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State Senator Van Wanggaard's eNewsletter 2021
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What Evers Didn't Tell You

 
Connecting the Dots On Why Evers Raises Local Taxes



 
Until the Joint Finance Committee starts to amend and remove things from the budget, I will highlight items in Governor Evers’ budget that he didn’t tell you about. This week, I connect the dots on why Governor Evers proposed raising local taxes (which he did tell you about).
 
Although the Governor highlighted that he was seeking a local tax increase – up to 20% for some localities, he hasn’t said why. It’s really quite simple – Governor Evers’s dramatically drives up local labor costs in the budget.
 
Among Evers’ cost drivers on local government are:

  • Repeal of Act 10
  • Repeal of prevailing wage
  • Raising the minimum wage
  • Repealing right-to-work
  • Repealing Project-Labor Agreements

 
All told, these provisions would cause local budgets and property taxes to skyrocket. Governor Evers knows this, and knows our already high property taxes would also go through the roof. No one can afford that so, - connecting the dots here - he allows local governments to raise the sales tax instead.

Police Accountability, Community Involvement and Transparency
Funding the Police and Investigating Use of Force



On Thursday, I held the first of at least two public hearings on Police Reform. To rebuild the relationship between communities and law enforcement, we must first restore a sense of trust between the two. I believe that through accountability, transparency, and more community involvement, we can reform the police for the better.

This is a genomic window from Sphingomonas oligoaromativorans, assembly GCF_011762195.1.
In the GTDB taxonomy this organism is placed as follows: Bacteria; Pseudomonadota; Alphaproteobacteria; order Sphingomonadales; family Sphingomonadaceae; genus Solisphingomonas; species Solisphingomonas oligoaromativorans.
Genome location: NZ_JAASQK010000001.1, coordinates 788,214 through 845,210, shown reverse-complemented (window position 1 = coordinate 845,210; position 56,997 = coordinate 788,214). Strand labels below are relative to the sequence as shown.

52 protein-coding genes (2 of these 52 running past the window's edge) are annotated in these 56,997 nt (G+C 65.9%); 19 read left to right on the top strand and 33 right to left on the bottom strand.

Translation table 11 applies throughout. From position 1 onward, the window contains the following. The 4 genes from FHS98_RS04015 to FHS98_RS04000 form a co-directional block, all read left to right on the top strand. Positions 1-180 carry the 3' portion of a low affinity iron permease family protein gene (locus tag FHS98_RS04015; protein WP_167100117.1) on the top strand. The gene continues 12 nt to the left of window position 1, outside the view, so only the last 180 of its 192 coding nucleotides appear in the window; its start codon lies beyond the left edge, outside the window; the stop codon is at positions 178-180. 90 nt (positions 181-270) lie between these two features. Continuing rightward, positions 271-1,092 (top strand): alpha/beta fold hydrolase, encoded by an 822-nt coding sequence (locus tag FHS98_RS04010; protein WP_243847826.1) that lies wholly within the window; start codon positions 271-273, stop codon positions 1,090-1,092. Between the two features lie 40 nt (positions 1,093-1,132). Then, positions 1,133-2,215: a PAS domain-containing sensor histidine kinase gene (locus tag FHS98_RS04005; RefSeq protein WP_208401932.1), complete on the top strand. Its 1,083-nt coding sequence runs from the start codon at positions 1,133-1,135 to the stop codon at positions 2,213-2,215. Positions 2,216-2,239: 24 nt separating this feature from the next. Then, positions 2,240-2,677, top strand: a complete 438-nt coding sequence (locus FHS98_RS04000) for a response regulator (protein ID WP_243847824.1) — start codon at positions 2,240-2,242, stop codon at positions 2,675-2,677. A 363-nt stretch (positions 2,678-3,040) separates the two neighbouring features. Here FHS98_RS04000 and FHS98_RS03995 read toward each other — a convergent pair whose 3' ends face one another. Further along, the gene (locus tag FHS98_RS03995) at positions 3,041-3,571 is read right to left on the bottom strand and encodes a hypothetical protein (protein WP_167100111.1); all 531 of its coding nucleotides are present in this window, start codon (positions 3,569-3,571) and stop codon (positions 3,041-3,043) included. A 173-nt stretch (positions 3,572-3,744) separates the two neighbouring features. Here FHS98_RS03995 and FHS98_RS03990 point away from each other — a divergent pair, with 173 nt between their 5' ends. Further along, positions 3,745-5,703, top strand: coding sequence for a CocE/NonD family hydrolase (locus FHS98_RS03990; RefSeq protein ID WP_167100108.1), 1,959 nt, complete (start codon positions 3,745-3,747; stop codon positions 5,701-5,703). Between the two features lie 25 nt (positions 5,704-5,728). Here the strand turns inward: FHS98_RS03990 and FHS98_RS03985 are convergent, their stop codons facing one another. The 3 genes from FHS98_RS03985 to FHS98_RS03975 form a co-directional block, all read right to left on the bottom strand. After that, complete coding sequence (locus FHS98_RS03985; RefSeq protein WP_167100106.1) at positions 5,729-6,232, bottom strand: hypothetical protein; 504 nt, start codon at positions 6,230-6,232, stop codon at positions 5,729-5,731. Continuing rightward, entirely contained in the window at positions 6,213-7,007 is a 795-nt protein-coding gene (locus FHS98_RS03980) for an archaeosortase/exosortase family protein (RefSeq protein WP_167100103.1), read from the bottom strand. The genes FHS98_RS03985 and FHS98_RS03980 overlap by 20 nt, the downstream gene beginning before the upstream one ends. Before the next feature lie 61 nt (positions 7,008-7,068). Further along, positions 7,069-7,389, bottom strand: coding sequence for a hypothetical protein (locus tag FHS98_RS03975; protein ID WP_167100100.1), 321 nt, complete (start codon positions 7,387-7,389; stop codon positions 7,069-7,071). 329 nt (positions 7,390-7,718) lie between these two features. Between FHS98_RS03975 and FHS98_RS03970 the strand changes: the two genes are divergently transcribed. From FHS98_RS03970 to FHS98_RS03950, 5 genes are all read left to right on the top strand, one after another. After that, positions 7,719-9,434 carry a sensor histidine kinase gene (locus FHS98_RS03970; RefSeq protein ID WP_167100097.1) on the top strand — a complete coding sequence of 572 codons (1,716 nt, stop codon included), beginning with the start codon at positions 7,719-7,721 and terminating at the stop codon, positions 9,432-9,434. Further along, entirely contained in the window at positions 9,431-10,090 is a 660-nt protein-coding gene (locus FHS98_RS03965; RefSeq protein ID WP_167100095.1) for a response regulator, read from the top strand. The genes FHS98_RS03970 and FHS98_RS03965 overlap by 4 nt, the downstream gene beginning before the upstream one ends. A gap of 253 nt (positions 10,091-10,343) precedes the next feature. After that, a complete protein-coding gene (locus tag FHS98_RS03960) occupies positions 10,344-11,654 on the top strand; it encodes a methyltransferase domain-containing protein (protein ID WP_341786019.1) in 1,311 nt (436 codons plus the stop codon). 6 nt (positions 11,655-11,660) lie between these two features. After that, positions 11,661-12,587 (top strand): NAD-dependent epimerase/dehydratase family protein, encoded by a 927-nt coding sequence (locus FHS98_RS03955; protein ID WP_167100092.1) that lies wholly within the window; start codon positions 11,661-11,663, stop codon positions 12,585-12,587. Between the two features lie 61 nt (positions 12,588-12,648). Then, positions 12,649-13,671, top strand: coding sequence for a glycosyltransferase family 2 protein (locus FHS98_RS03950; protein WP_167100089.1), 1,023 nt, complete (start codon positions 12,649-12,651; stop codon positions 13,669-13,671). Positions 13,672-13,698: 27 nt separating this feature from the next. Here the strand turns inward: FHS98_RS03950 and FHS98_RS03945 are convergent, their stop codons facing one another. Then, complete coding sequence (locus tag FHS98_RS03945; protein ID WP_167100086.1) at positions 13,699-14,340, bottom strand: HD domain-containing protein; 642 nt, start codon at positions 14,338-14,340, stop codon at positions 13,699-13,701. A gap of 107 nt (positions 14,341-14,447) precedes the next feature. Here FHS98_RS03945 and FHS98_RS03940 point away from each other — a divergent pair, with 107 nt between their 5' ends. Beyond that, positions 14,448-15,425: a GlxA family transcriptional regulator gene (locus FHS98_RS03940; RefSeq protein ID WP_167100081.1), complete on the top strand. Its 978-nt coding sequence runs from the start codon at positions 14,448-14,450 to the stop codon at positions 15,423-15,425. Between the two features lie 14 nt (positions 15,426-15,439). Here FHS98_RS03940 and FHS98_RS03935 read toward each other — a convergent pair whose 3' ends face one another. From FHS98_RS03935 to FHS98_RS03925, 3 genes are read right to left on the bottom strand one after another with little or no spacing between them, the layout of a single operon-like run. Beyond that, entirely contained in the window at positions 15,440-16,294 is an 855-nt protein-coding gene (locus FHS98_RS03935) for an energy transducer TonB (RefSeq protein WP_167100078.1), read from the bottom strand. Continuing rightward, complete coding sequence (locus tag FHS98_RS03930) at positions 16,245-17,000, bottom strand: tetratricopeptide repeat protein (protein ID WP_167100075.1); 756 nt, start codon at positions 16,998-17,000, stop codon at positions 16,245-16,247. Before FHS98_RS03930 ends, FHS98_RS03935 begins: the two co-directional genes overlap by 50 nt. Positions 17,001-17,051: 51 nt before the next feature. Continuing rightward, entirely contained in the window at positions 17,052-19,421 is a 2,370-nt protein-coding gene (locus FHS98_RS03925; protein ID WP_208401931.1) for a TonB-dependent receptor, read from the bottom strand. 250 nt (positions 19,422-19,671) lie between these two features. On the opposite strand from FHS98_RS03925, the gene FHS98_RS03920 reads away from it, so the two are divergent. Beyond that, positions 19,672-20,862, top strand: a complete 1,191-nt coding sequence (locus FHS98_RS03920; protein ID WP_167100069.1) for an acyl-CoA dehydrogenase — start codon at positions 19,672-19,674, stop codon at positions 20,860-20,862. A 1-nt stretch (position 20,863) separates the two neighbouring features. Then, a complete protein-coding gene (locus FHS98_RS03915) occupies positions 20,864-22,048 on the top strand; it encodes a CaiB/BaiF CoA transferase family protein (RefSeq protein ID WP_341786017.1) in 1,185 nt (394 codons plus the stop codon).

Defunding the police, no matter how you define “defund” is the definition of misplaced priorities. My Senate Bill 119 is the “Fund the Police” bill. The bill states that if a local government cuts its police service, it would also lose a corresponding amount of state aid, known as Shared Revenue. If a community decides that it needs less of the most essential service (police, fire, ems), it only make sense that they also need less Shared Revenue.
 
The committee also heard my bill, Senate Bill 118. Our current methods to investigate use-of-force incidents seek to determine potential civil or criminal liability. This bill creates a new approach to evaluate these incidents. Like the National Transportation Safety Board (NTSB) this board would study the incident to determine root causes and recommend changes focused on preventing future similar incidents. The hearing was positive, and the bill has received bi-partisan support. I hope to have it pass the Senate soon.
 
We also heard Senator Testin’s bill, that I am a co-sponsor of, which will reform how law enforcement background checks occur.

Green Bay Election Concerns

 



You may have heard this week about the Facebook-led takeover of the presidential election in Green Bay. What we’ve already learned stinks to high heaven – and may be illegal. I join my colleagues in calling for an investigation.
 
I’ll have more on this next week, but know that I am following this very closely, and will be taking steps to find out how deep this apparent corruption goes.

Issue 216
March 12, 2021
 

Connect with Van:
www.SenatorWanggaard.com

608.266.1832

State Senator Van
Wanggaard
21st Senate District 

Wisconsin State Capitol 
P.O. Box 7882
Madison, Wisconsin 53707
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